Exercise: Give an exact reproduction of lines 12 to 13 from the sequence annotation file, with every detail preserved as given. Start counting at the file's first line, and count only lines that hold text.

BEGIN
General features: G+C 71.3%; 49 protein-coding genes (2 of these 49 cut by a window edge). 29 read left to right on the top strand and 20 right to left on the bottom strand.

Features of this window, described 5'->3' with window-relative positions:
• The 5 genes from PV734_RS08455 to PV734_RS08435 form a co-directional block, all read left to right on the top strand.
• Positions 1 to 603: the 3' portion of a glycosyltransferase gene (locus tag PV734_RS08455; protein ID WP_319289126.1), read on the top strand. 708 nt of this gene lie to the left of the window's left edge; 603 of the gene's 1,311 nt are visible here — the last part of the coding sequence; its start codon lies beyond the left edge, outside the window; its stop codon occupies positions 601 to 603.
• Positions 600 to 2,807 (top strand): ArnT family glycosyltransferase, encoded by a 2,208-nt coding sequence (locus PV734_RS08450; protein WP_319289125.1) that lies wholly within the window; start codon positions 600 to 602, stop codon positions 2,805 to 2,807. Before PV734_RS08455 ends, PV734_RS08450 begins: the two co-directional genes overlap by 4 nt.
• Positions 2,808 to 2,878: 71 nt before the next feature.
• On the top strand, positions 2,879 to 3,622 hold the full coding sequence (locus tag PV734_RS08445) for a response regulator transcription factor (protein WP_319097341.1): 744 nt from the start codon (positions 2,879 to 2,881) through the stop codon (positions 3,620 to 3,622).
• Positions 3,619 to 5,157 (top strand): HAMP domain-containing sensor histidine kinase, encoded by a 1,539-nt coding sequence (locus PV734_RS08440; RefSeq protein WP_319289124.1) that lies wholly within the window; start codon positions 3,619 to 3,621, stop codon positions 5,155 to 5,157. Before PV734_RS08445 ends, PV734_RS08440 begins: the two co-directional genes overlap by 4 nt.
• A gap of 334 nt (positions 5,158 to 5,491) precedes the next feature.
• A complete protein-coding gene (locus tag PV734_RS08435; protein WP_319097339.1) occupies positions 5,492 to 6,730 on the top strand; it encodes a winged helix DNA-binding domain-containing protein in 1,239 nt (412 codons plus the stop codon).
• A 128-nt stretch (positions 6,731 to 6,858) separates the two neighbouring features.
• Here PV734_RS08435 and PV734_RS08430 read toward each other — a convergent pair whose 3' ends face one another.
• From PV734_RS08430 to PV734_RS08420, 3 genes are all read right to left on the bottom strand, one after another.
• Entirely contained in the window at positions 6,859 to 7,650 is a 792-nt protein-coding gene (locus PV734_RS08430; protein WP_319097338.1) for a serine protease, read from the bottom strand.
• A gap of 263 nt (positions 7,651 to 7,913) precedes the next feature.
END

• Here PV734_RS08435 and PV734_RS08430 read toward each other — a convergent pair whose 3' ends face one another.
• From PV734_RS08430 to PV734_RS08420, 3 genes are all read right to left on the bottom strand, one after another.